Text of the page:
Posthuman Subjectivities in Early British Fantasy Fiction: Jonathan Swift and Lewis Carroll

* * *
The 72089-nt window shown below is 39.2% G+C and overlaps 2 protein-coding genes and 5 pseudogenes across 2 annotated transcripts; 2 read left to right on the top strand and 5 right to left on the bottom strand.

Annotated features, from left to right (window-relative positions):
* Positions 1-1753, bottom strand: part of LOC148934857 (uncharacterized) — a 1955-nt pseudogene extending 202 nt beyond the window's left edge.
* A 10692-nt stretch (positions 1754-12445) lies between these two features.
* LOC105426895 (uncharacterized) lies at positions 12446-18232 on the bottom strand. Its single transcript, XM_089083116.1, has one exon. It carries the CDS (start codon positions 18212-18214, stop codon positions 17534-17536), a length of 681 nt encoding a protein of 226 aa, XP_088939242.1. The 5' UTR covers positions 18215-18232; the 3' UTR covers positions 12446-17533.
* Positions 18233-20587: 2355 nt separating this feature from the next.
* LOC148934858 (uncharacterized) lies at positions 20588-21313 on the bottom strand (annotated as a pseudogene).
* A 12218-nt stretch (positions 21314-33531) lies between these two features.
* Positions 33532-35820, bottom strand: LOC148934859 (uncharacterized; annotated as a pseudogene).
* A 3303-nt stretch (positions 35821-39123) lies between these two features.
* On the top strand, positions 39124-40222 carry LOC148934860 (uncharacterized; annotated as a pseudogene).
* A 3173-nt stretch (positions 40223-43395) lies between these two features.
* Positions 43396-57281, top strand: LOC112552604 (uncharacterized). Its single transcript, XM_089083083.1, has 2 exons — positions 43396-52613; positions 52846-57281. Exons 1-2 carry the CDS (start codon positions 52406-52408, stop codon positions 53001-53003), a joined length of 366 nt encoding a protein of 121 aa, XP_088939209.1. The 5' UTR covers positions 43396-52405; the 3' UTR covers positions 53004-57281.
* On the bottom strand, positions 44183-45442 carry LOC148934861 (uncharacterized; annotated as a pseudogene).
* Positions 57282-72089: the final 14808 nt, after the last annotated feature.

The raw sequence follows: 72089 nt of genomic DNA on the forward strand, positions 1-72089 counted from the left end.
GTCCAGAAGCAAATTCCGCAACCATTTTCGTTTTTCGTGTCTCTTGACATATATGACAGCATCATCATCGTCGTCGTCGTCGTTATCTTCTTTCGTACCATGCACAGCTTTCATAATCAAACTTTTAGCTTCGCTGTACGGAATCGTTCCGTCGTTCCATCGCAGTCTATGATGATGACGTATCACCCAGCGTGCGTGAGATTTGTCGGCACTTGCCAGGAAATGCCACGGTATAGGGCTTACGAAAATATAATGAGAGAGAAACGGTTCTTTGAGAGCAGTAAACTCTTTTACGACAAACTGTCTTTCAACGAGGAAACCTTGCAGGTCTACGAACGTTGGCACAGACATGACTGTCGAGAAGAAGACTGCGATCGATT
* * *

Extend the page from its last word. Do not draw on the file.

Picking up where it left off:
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Fantasy literature breaches the great divide between dualities, making marginalised and disempowered nonhuman beings much more audible, visible, and intelligible. In fantasy, the human gets stripped of its so-called superiority and is guided to attain a more-than-human subjectivity at the end of the fantastic journey. In parallel with the character of fantasy fiction, posthumanist theories interrogate the notion of the human as the zenith of the universe, the reliance on and parameters of rationality, and the agential capabilities of subjects other than the human. Criticising the liberal humanist notion of anthropocentric subjectivity as continuously structured in the eighteenth and nineteenth centuries, this study combines the discourses of canonical fantasy fictions and contemporary posthumanist theories. In this context, this dissertation aims to investigate the notions of the human, subjectivity, and agency in three British fantasy fictions on the bases of posthumanist theories: Jonathan Swift’s Gulliver’s Travels (1726) and Lewis Carroll’s Alice’s Adventures in Wonderland (1865) and Through the Looking-Glass, and What Alice Found There (1871). About the coalescing characters of posthumanism and fantasy fiction, the first chapter proposes the adoption of fantasy narratives as an effective medium to convey the cautionary message by posthumanist philosophies. In line with this, discussing the Enlightenment philosophers’ discourses on the human nature and subjectivity, the second chapter positions Jonathan Swift as a proto-posthumanist satirist and analyses his Gulliver’s Travels as the first and best example of satirical fantasy fiction in the eighteenth century. The third chapter evaluates the possibilities of new traits of human subjectivity in the nineteenth century as well as Lewis Carroll’s posthumanist ideas, and scrutinises his Alice series as unique examples of fantasy narratives that concentrate on the formation of the heroine’s posthuman subjectivity. While the dissertation commences investigating the cautionary and satirical aspect of fantasy fiction to blur the boundaries between the human and nonhuman realms, it resolves to give an insightful and illustrative account of the posthumanist tendencies inherent in the genre as well as its pioneering examples.